Makerita Urale is a documentary director and a leading figure in contemporary Polynesian theatre in New Zealand. She has produced landmark productions in the performing arts. She is also a playwright. She is the writer of the play Frangipani Perfume, the first Pacific play written by a woman for an all female cast. Working in different art mediums, Urale also works in film and television. She is the director of the political documentary Children of the Revolution which won the Qantas Award (2008) for Best Māori Programme. Urale was born on the island of Savai'i in Samoa.The family moved to New Zealand in the 1970s where they lived in Wellington. Urale has two brothers and three sisters, and the siblings also work in the arts and media. Urale's sister Sima Urale is an award winning filmmaker and their brother King Kapisi is a hip hop artist.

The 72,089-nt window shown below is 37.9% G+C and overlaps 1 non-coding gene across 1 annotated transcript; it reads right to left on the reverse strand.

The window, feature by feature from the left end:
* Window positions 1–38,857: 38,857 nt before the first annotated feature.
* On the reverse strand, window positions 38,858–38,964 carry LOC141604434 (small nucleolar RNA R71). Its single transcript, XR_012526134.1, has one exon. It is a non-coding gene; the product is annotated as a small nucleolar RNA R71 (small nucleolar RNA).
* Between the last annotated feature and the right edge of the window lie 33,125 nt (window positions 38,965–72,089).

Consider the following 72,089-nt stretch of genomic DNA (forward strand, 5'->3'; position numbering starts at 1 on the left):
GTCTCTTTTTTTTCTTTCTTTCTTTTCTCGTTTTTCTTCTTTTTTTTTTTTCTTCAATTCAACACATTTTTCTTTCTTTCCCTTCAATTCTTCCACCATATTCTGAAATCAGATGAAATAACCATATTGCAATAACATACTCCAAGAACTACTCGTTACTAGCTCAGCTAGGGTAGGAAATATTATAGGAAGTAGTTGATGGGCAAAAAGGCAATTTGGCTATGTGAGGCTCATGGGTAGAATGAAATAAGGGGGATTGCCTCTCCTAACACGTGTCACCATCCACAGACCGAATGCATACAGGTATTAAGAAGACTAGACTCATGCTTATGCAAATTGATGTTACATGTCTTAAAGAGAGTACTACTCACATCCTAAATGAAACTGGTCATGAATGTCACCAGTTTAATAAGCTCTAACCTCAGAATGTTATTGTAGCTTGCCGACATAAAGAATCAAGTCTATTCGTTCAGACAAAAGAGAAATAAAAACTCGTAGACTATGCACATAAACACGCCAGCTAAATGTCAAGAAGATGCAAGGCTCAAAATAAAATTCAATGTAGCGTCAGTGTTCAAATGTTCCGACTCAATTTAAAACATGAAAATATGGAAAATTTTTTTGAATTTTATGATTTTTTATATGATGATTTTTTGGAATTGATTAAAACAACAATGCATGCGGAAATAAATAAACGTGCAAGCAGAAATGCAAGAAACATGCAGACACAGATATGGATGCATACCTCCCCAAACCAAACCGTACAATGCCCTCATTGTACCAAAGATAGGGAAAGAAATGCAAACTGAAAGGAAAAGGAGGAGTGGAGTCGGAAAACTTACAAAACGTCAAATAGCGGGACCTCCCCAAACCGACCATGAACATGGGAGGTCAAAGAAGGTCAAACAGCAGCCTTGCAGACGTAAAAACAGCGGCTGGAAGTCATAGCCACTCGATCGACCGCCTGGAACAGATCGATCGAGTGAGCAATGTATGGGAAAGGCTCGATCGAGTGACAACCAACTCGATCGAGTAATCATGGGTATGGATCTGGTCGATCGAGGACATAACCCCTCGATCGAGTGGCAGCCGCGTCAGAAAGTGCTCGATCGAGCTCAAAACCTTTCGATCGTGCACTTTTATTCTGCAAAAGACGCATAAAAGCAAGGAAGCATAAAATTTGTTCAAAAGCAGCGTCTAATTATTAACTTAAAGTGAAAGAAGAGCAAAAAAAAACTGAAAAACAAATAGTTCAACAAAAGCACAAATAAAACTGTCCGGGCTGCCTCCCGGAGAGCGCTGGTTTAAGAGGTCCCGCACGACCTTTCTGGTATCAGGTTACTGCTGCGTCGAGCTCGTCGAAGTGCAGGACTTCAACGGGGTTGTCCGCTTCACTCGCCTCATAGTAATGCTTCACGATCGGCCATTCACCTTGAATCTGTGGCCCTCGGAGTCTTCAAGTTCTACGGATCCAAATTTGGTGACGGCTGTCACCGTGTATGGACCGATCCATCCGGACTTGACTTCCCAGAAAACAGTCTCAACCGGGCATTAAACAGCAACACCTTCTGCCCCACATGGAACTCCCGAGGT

In 2000, Urale's play Frangipani Perfume (1998) was listed Top 10 plays of the decade by New Zealand literary magazine The Listener. The play was first staged at Bats Theatre in Wellington in 1998 with a cast of three women which included her sister Sima. The director of the first production was Erolia Ifopo followed by other directors when the play toured the country and internationally. In 2004, the play was published by Play Press and is a key text in theatre studies at schools and universities. The play is about three sisters, born in the tropical islands of Polynesia who move to New Zealand where they work as cleaners. The story explores the women's dreams and aspirations through the use of lyrical poetry, imagery and stylised movement. The play was nominated Most Original Production at the Chapman Tripp Theatre Awards. The play has toured in New Zealand as well as internationally including Canada, Australia and UK. It has also had playreadings in Toronto and New York. Urale has written plays for children including The Magic Seashell and Popo the Fairy as well as children's books and feature articles in magazines.